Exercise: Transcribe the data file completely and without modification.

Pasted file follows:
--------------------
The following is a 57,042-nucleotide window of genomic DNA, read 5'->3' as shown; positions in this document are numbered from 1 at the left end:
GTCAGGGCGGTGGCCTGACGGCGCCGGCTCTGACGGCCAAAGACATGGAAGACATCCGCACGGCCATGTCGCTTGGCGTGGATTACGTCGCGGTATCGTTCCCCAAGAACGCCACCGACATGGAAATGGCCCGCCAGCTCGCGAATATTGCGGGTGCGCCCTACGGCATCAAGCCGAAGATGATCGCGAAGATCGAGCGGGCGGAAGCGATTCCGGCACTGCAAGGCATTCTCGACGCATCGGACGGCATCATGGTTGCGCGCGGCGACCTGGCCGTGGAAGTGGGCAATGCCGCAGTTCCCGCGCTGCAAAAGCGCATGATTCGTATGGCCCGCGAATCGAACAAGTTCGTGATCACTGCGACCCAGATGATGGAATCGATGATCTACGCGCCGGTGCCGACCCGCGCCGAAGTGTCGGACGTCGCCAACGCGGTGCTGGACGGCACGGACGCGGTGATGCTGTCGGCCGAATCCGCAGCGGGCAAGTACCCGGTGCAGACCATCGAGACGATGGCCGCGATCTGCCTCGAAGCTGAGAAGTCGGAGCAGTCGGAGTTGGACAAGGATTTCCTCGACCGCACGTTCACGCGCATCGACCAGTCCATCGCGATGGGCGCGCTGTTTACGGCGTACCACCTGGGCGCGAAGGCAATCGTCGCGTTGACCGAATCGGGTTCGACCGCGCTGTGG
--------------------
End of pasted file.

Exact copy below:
The following is a 57,042-nucleotide window of genomic DNA, read 5'->3' as shown; positions in this document are numbered from 1 at the left end:
GTCAGGGCGGTGGCCTGACGGCGCCGGCTCTGACGGCCAAAGACATGGAAGACATCCGCACGGCCATGTCGCTTGGCGTGGATTACGTCGCGGTATCGTTCCCCAAGAACGCCACCGACATGGAAATGGCCCGCCAGCTCGCGAATATTGCGGGTGCGCCCTACGGCATCAAGCCGAAGATGATCGCGAAGATCGAGCGGGCGGAAGCGATTCCGGCACTGCAAGGCATTCTCGACGCATCGGACGGCATCATGGTTGCGCGCGGCGACCTGGCCGTGGAAGTGGGCAATGCCGCAGTTCCCGCGCTGCAAAAGCGCATGATTCGTATGGCCCGCGAATCGAACAAGTTCGTGATCACTGCGACCCAGATGATGGAATCGATGATCTACGCGCCGGTGCCGACCCGCGCCGAAGTGTCGGACGTCGCCAACGCGGTGCTGGACGGCACGGACGCGGTGATGCTGTCGGCCGAATCCGCAGCGGGCAAGTACCCGGTGCAGACCATCGAGACGATGGCCGCGATCTGCCTCGAAGCTGAGAAGTCGGAGCAGTCGGAGTTGGACAAGGATTTCCTCGACCGCACGTTCACGCGCATCGACCAGTCCATCGCGATGGGCGCGCTGTTTACGGCGTACCACCTGGGCGCGAAGGCAATCGTCGCGTTGACCGAATCGGGTTCGACCGCGCTGTGG